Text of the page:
January 7, 2010

The 2009 Simulation Year in Review


2009 - The Year in ReviewWell, here we are again. Awakening from tortured slumber, curled under our desks after another irresponsible New Year’s Eve blowout at the SimHQ Towers, the staff downs some Alka Seltzer and as we watch the bubbling tablets, our aching, dehydrated brains turn a bit philosophic as we survey the damage done to our wallets and social skills by another year of simulation gaming addiction. Another year gone by, more games played, more new tech-toys added to the list of must-have inventory items. The gaming room is once more littered with the toys of the trade: new video cards, multi-core CPUs, really big LCD monitors, game boxes, racing wheels, new HOTAS products and even a new PC operating system that doesn't drive you crazy like Vista does. Well, maybe "littered" is a bit of an overstatement when compared to the late 1990s. Still, simulation gaming seems to be in a period of low-level sustainment, keeping our modest genre alive with a, well, modest supply of new titles and kit, of varieties both hard- and software.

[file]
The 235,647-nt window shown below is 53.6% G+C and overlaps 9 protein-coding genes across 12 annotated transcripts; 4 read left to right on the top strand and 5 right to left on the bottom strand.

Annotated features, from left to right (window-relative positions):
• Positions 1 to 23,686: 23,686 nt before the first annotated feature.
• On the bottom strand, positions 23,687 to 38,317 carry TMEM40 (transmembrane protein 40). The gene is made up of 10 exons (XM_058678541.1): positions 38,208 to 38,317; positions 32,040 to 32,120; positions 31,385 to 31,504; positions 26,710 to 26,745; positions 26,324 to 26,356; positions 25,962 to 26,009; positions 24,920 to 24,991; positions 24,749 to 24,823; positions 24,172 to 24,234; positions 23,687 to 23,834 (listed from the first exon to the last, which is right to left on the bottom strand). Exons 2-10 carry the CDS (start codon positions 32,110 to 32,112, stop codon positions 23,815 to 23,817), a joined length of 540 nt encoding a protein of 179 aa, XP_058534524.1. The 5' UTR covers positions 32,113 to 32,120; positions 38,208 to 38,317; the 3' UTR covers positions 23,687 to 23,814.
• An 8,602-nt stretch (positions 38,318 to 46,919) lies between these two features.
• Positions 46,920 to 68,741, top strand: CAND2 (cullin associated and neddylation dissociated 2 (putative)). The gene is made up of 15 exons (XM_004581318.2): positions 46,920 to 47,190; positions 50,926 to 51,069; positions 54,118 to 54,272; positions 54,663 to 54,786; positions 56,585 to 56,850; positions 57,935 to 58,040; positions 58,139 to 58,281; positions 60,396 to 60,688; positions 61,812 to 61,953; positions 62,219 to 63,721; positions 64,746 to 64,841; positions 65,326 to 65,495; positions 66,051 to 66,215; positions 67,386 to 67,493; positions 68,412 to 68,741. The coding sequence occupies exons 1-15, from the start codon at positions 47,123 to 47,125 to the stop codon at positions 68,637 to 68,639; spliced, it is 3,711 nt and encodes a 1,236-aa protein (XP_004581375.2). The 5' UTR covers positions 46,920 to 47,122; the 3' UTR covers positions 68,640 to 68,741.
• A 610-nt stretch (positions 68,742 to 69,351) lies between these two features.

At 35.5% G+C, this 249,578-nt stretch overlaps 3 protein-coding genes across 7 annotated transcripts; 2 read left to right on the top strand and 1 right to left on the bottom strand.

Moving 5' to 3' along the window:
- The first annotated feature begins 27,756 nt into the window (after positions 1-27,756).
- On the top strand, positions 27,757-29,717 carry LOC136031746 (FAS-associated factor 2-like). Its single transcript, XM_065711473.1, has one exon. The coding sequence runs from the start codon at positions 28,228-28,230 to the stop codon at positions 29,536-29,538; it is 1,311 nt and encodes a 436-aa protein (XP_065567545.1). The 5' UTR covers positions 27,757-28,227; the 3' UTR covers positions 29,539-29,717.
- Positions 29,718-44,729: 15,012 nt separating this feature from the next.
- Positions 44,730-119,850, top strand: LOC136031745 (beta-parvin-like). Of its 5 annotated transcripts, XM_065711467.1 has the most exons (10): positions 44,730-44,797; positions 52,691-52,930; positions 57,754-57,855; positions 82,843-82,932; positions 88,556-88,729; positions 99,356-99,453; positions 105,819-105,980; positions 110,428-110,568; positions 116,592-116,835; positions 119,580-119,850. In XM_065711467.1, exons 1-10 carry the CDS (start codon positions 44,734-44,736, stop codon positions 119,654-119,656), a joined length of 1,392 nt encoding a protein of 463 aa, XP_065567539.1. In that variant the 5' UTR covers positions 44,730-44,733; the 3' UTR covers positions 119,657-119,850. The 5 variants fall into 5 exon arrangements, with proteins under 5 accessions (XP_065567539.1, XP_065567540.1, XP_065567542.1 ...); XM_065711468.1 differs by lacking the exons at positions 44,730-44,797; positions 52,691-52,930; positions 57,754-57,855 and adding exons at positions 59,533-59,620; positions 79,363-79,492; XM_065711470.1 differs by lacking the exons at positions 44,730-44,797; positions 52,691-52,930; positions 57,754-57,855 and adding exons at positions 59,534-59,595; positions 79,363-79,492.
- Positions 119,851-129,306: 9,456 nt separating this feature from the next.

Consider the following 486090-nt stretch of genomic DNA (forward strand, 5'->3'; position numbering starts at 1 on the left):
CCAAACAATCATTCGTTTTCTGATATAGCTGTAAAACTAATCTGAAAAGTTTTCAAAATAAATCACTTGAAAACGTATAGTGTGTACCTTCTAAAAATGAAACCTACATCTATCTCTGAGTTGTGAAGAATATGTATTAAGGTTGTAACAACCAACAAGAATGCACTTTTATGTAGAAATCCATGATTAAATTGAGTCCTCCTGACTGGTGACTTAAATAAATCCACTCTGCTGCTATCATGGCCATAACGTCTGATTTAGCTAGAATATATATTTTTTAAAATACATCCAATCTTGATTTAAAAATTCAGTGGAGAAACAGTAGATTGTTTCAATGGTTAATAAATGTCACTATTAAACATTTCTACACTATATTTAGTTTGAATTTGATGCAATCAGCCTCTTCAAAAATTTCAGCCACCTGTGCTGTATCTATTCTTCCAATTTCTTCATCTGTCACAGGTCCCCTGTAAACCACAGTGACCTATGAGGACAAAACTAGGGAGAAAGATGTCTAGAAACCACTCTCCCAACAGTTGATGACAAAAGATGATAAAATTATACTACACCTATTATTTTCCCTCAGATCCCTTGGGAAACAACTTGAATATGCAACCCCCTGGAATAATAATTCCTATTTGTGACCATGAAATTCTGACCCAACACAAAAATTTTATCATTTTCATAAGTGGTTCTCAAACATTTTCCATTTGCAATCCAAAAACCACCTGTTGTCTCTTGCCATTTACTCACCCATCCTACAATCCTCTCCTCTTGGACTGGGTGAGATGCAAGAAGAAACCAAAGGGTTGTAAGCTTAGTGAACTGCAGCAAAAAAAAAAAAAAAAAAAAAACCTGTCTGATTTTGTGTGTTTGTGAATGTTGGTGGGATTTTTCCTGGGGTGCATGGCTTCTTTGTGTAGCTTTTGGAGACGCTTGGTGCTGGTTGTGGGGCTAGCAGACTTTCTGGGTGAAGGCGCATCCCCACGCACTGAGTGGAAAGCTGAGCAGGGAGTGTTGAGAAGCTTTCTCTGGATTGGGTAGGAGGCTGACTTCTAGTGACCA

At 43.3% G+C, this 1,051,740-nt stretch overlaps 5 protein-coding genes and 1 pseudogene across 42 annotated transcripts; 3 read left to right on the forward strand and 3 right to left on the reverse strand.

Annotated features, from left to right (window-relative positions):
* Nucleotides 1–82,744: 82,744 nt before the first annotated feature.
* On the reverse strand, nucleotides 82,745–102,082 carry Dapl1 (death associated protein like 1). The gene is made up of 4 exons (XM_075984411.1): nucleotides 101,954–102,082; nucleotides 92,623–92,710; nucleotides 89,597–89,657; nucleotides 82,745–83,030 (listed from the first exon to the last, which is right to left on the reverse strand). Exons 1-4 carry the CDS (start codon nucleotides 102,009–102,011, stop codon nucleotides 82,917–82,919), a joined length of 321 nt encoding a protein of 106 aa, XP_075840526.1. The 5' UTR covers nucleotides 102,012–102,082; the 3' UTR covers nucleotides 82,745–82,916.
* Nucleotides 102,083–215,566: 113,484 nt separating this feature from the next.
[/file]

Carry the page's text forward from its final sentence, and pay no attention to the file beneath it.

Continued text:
With the release of one of the most anticipated first person shooters in history, "Magnum" tried his hand at getting on the TSAs watchlist with the controversial "airport scene" in Call of Duty: Modern Warfare 2. He also wondered aloud (as most of us did) at why a developer would invest time and effort into making a battlefield simulation using the most advanced graphics engine available and a marquee name like Operation Flashpoint, and then forget to add the ability to lean. Of course, "Magnum" is the same guy who impulsively bought Rogue Warrior on Steam. Oh well, at least he could have resold the Xbox 360 version.